• My counterarguments to him would be the opposite. Productivity isn’t the problem. It is the solution.
    • We actually need more productivity and more scientific management.

Graeber’s Thoughts On Scientific Management And Industrial Revolution

The promulgation of consumerism also coincided with the beginnings of the managerial revolution, which was, especially at first, largely an attack on popular knowledge. Where once hoopers and wainwrights and seamstresses saw themselves as heirs to a proud tradition, each with its secret knowledge, the new bureaucratically organized corporations and their “scientific management” sought as far as possible to literally turn workers into extensions of the machinery, their every move predetermined by someone else.
The initial instinct of most early factory owners was not to employ men in the mills at all, but women and children: the latter were, after all, considered more tractable, and women especially, more inured to monotonous, repetitive work. The results were often brutal and horrific. The situation also left traditional male craftsmen in a particularly distressing situation; not only were they thrown out of work by the new factories, their wives and children, who used to work under their direction, were now the breadwinners. This was clearly a factor in the early wave of machine-breaking during the Napoleonic Wars that came to be known as Luddism, and a key element in allaying that rebellion seems to have been a tacit social compromise whereby it came to be understood that it would be primarily adult men who would be employed in factory work. This, and the fact that for the next century or so labor organizing tended to focus on factory workers (partly simply because they were the easiest to organize), led to the situation we have now, where simply invoking the term “working class” instantly draws up images of men in overalls toiling on production lines, and it’s common to hear otherwise intelligent middle-class intellectuals suggest that, with the decline of factory work, the working class in, say, Britain or America no longer exists—as if it were actually ingeniously constructed androids that were driving their buses, trimming their hedges, installing their cables, or changing their grandparents’ bedpans.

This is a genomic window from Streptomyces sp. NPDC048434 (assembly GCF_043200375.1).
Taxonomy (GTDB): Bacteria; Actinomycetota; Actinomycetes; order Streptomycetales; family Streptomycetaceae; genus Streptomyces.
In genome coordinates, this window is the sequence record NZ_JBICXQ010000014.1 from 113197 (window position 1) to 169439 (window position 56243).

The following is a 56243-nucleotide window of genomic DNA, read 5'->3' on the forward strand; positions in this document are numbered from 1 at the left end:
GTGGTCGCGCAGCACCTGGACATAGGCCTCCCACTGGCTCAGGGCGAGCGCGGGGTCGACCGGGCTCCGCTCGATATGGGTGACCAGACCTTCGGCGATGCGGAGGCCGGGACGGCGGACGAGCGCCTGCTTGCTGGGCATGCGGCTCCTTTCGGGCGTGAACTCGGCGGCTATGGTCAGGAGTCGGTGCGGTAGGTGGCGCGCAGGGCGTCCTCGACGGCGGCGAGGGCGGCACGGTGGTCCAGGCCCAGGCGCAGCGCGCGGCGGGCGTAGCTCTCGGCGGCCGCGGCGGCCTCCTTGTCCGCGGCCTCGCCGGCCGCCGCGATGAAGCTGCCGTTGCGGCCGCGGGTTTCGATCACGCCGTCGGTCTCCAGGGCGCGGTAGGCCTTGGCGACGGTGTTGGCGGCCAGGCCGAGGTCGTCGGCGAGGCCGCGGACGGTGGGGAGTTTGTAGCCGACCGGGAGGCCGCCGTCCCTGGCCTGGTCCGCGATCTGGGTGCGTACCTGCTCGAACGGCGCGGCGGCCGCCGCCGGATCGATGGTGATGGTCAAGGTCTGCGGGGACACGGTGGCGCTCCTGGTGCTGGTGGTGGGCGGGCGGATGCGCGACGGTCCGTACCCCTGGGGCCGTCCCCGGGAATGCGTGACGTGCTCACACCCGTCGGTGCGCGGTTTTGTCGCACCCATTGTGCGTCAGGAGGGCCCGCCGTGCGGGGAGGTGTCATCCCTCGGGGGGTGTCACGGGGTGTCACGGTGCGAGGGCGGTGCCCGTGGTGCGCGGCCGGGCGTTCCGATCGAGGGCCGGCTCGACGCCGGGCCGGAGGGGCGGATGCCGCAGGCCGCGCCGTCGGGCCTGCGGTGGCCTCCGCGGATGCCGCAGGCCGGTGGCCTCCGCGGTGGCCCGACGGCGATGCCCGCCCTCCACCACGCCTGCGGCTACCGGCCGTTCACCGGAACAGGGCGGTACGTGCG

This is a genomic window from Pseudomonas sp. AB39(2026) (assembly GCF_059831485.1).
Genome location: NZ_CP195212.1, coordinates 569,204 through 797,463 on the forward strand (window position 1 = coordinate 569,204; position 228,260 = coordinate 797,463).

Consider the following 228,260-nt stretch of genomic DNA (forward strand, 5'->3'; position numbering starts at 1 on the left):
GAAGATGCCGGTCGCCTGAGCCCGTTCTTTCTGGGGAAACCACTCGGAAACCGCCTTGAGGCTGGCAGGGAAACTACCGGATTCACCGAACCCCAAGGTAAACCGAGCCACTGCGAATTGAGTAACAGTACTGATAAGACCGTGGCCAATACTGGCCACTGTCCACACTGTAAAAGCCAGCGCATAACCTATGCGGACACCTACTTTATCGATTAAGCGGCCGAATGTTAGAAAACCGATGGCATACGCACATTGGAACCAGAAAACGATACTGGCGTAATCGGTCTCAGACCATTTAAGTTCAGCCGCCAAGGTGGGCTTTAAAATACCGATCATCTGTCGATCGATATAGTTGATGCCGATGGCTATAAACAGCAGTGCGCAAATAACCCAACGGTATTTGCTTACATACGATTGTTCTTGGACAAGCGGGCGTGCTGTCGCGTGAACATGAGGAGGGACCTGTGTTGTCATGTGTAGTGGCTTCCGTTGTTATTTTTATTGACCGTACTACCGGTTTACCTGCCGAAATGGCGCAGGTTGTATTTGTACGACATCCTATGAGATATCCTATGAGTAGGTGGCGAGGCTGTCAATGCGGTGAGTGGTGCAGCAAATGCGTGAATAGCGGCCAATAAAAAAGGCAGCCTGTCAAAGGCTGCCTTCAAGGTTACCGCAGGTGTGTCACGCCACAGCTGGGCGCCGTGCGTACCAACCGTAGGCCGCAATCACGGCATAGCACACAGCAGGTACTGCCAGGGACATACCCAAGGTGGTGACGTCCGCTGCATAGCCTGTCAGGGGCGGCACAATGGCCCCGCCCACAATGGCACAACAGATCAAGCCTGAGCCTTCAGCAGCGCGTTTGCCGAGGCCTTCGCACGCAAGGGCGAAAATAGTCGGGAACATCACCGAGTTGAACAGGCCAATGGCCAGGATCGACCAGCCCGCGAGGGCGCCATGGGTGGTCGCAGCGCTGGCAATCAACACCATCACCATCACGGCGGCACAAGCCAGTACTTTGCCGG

In fact, there was never a time most workers worked in factories. Even in the days of Karl Marx, or Charles Dickens, working-class neighborhoods housed far more maids, bootblacks, dustmen, cooks, nurses, cabbies, schoolteachers, prostitutes, caretakers, and costermongers than employees in coal mines, textile mills, or iron foundries.
To think of labor as valuable primarily because it is “productive,” and productive labor as typified by the factory worker, effecting that magic transformation by which cars or teabags or pharmaceutical products are “produced” out of factories through the same painful but ultimately mysterious “labor” by which women are seen to produce babies, allows one to make all this disappear. It also makes it maximally easy for the factory owner to insist that no, actually, workers are really no different from the machines they operate. Clearly, the growth of what came to be called “scientific management” made this easier; but it would never have been possible had the paradigmatic example of “worker” in the popular imagination been a cook, a gardener, or a masseuse.

Graeber, David. Bullshit Jobs: A Theory (pp. 237-238). Simon & Schuster. Kindle Edition.


Author Interviews




Top Excerpts

Kindle Popular

Goodreads Popular